The word ‘Payola’ may sound strange to most music lovers and obviously will makes no meaning to most of Nigerian shinning and aspiring music stars, who are desperate to hit the lime light in no time. However, it is a strong word, which means, payment of cash or gifts in exchange for music airplay. It remains the root of wisdom to veterans and professionals in the broadcasting world. Though, ‘Payola’ might not be that popular in Nigeria due to insatiable appetite of most artistes, who are battling for the proverbial ladder of success, it is a criminal act that has ended career of many great voices and famous faces on air-waves.
Going by history, the first court case involving payola was in May 9, 1960 when Alan Freed was indicted for accepting $2,500, which he claimed was a token of gratitude and did not affect airplay. Alan, the man who popularized the term rock ‘n’ roll, saw his career ended after he testified at the hearings that he had accepted payola. Artistes like Les Paul and Bobby Darin had to defend themselves against charges that they had paid to perform on Freed’s popular TV show. He was blacklisted from broadcasting and his career suffered a setback, as he drank himself to death in 1965.
Before Alan Freed’s indictment, payola was not illegal but it was a known as commercial bribery. After the trial, the anti-payola statute was passed under which payola became a misdemeanor and penalty which attracted up to $10,000 in fines and one year in prison. The question was how best to exploit that fickle market. At the time, a major record company might release upwards of a hundred singles a week. Then as now, maybe, 10 percent of these would become hits, or at least, make a profit for the label. Radio airplay was the easiest way for an artiste to get exposure and sell records, but with singles pouring into the stations at such a fast pace, labels needed a way to distinguish their songs from those of their competitors. Since this was before the era of MTV and slick promotions, bribery seemed the way to go. Record labels hired promoters who paid Deejays to feature songs by favored artistes.
Why did payola become such a big scandal? The American Society of Composers, Authors and Publishers (ASCAP) accused Broadcast Music Incorporated (BMI), a performers’ rights organization, of using payola to ensure airplay for BMI artistes. BMI at the time represented most of the black and Southern musicians who were the leading force behind rock n’ roll. Interestingly, by the mid- fifties the independent record companies had broken the majors stranglehold on airplay and BMI licensed songs dominated the charts. In the wake of the quiz show scandals ASCAP (American Society of Composers, Authors and Publishers) urged House Oversight Subcommittee’s chairman, Oren Harris, to look into the recording industry’s practice of payola. Congress announced that it would hold hearings on payola. Fearing the taint of scandal, radio stations across the country held a house cleaning of sorts and fired many disc jockeys. Others quit before the axe could fall.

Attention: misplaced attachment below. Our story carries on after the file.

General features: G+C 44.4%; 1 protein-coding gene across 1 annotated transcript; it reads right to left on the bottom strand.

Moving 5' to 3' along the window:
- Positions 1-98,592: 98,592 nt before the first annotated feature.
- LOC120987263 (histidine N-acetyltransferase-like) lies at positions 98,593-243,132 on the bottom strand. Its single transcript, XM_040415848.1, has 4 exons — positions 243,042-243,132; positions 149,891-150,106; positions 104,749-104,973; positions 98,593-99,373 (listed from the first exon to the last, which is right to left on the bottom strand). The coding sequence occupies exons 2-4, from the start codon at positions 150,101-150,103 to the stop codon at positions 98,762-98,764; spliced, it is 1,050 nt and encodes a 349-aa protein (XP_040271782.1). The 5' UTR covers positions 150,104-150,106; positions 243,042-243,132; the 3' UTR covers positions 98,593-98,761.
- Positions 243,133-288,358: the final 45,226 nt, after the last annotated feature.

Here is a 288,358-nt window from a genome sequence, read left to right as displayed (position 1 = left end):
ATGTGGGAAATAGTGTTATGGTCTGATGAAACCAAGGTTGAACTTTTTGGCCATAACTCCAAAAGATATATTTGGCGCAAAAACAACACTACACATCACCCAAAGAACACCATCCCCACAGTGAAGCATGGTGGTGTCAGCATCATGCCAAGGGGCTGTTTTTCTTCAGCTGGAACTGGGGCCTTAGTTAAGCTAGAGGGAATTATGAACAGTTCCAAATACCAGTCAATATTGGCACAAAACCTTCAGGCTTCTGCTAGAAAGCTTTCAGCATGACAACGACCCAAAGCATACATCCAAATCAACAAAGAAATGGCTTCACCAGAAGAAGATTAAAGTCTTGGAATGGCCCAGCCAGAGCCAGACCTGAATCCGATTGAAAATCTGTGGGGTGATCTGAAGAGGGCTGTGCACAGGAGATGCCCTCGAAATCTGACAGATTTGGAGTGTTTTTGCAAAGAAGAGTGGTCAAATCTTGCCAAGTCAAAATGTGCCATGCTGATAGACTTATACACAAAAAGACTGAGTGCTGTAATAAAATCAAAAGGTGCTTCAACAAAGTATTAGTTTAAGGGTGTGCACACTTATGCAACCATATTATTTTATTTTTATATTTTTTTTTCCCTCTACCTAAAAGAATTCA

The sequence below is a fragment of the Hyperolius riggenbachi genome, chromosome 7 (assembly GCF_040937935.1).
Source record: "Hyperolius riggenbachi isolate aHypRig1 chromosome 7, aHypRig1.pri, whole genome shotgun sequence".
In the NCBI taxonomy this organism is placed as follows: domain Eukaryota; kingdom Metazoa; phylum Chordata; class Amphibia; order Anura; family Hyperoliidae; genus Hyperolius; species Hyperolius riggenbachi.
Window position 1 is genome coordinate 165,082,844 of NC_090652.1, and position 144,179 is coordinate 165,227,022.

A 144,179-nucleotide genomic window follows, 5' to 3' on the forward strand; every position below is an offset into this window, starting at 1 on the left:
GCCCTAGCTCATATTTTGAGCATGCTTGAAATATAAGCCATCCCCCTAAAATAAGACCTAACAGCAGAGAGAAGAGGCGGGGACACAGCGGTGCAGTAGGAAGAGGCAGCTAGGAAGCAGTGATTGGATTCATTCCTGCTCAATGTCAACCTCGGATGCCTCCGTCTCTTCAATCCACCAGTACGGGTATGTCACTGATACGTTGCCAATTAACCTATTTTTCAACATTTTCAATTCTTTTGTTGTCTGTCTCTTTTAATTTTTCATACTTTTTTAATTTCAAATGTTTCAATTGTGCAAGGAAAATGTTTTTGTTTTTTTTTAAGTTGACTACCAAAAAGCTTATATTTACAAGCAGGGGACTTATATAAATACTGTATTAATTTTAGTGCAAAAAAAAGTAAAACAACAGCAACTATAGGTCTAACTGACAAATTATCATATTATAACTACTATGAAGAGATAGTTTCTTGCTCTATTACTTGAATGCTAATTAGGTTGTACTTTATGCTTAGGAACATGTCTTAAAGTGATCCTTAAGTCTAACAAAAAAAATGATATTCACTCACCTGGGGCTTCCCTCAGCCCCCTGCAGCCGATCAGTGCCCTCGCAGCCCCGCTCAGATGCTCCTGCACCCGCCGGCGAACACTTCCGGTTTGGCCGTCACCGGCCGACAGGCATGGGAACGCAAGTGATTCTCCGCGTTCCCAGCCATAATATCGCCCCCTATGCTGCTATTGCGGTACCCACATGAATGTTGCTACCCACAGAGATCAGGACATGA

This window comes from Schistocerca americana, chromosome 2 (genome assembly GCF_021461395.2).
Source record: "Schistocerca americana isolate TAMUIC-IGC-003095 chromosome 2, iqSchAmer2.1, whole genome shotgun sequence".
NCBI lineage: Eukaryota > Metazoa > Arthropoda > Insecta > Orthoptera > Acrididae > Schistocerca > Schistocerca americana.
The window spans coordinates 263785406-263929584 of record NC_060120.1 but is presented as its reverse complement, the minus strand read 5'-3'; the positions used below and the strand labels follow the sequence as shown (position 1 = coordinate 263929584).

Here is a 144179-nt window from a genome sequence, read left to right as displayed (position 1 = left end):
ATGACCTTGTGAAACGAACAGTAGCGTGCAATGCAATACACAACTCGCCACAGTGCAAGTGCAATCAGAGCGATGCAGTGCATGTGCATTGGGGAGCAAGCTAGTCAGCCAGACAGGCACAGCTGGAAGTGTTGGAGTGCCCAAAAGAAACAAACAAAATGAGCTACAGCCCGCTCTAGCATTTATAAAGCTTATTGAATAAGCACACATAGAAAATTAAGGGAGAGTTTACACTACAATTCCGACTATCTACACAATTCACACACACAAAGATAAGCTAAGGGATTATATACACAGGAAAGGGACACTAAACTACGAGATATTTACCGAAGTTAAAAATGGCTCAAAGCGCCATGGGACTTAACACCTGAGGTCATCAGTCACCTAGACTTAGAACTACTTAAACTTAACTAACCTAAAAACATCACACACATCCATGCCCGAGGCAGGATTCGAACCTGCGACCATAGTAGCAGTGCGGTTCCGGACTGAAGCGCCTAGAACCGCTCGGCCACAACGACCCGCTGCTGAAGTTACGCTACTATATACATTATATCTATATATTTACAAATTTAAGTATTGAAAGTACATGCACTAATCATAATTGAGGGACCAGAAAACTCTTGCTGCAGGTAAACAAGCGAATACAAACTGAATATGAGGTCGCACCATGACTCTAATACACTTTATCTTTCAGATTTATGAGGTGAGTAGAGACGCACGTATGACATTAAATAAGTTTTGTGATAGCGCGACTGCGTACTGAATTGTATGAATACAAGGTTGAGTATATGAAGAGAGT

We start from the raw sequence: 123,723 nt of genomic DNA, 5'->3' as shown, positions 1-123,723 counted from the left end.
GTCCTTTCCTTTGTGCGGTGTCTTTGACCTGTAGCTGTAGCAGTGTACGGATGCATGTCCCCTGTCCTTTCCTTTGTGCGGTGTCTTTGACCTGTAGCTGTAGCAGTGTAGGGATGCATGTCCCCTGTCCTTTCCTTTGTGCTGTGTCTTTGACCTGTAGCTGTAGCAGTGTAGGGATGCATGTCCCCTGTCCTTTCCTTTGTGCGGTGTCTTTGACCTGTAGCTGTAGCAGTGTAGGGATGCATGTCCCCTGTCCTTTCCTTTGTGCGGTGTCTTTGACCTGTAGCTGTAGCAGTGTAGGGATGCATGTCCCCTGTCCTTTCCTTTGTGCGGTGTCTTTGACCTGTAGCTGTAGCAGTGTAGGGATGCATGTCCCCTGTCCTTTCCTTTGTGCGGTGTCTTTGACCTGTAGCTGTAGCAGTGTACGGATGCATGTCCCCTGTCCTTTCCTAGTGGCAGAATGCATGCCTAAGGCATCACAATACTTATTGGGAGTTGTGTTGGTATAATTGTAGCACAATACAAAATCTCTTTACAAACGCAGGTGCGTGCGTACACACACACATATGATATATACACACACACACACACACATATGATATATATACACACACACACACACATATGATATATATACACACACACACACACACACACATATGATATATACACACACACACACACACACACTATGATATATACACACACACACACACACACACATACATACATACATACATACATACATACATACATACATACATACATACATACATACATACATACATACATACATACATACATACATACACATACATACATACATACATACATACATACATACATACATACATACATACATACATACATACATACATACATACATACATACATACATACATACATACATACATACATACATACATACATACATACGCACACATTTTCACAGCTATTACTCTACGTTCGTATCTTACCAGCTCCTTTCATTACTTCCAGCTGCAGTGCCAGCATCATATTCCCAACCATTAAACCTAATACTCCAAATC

Some contend that payola helped smaller labels break the majors’ stranglehold on the market, and the scandal offered a way to fight back. Still, there is argument that airwaves needed to be cleaned up. Apart from prsenters, Disc jockeys were involved in payola as exchange for airtime, an airplay decisions, which were based not on whether a song was good but on the wad of cash that came with it. Even if you accept the idea that it is okay for radio stations to sell spots on their playlists, keeping the public in the dark about the practice was deceptive. “Pay-for-play,” in which airtime is bought but the payments are disclosed, is still around.
In January 1998, Flip/Interscope Records paid a Portland, Oregon radio station $5,000 to play one Limp Bizkit song 50 times over a five-week period. The band was able to generate enough interest to play a successful concert there. Other stations showed interest in their music, and Limp Bizkit broke into the music biz in a big way. Interestingly, even with a bad products (songs / artistes), big record labels are having a swell time paying to have their artistes in number one spot of most popular music charts, while the helpless and poor products have ended up in a trash can. ‘Na so we go dey dey? Will the practice continue? It is debatable. (You can send drop your comment or send your contribution to email@example.com)